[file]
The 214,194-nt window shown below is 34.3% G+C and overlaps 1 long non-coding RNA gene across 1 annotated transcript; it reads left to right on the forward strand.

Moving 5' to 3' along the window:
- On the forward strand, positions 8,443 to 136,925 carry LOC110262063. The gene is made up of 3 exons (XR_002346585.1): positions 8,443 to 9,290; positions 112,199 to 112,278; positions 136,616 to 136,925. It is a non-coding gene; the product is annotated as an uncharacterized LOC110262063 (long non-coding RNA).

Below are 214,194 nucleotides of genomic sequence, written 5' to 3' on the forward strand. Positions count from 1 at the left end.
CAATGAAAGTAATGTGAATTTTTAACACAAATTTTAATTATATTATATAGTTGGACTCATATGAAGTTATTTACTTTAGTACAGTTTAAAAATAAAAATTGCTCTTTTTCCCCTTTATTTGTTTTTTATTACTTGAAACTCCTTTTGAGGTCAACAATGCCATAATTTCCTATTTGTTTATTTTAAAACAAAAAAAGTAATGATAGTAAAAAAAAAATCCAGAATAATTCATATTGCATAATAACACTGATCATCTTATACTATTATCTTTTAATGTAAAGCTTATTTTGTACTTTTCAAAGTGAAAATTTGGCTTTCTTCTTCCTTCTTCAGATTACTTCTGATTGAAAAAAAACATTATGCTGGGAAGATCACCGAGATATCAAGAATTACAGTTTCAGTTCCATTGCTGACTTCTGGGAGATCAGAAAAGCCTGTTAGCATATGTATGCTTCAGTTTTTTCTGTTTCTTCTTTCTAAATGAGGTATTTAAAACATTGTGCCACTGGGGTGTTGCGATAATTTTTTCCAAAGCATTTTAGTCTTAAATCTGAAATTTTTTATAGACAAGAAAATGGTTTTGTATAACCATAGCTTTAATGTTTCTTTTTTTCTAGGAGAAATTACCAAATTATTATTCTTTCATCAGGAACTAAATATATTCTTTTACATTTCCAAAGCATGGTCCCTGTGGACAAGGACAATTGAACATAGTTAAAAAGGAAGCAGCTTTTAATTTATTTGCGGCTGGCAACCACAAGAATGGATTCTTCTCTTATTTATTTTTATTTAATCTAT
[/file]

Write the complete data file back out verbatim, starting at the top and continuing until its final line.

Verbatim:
The 214,194-nt window shown below is 34.3% G+C and overlaps 1 long non-coding RNA gene across 1 annotated transcript; it reads left to right on the forward strand.

Moving 5' to 3' along the window:
- On the forward strand, positions 8,443 to 136,925 carry LOC110262063. The gene is made up of 3 exons (XR_002346585.1): positions 8,443 to 9,290; positions 112,199 to 112,278; positions 136,616 to 136,925. It is a non-coding gene; the product is annotated as an uncharacterized LOC110262063 (long non-coding RNA).

Below are 214,194 nucleotides of genomic sequence, written 5' to 3' on the forward strand. Positions count from 1 at the left end.
CAATGAAAGTAATGTGAATTTTTAACACAAATTTTAATTATATTATATAGTTGGACTCATATGAAGTTATTTACTTTAGTACAGTTTAAAAATAAAAATTGCTCTTTTTCCCCTTTATTTGTTTTTTATTACTTGAAACTCCTTTTGAGGTCAACAATGCCATAATTTCCTATTTGTTTATTTTAAAACAAAAAAAGTAATGATAGTAAAAAAAAAATCCAGAATAATTCATATTGCATAATAACACTGATCATCTTATACTATTATCTTTTAATGTAAAGCTTATTTTGTACTTTTCAAAGTGAAAATTTGGCTTTCTTCTTCCTTCTTCAGATTACTTCTGATTGAAAAAAAACATTATGCTGGGAAGATCACCGAGATATCAAGAATTACAGTTTCAGTTCCATTGCTGACTTCTGGGAGATCAGAAAAGCCTGTTAGCATATGTATGCTTCAGTTTTTTCTGTTTCTTCTTTCTAAATGAGGTATTTAAAACATTGTGCCACTGGGGTGTTGCGATAATTTTTTCCAAAGCATTTTAGTCTTAAATCTGAAATTTTTTATAGACAAGAAAATGGTTTTGTATAACCATAGCTTTAATGTTTCTTTTTTTCTAGGAGAAATTACCAAATTATTATTCTTTCATCAGGAACTAAATATATTCTTTTACATTTCCAAAGCATGGTCCCTGTGGACAAGGACAATTGAACATAGTTAAAAAGGAAGCAGCTTTTAATTTATTTGCGGCTGGCAACCACAAGAATGGATTCTTCTCTTATTTATTTTTATTTAATCTAT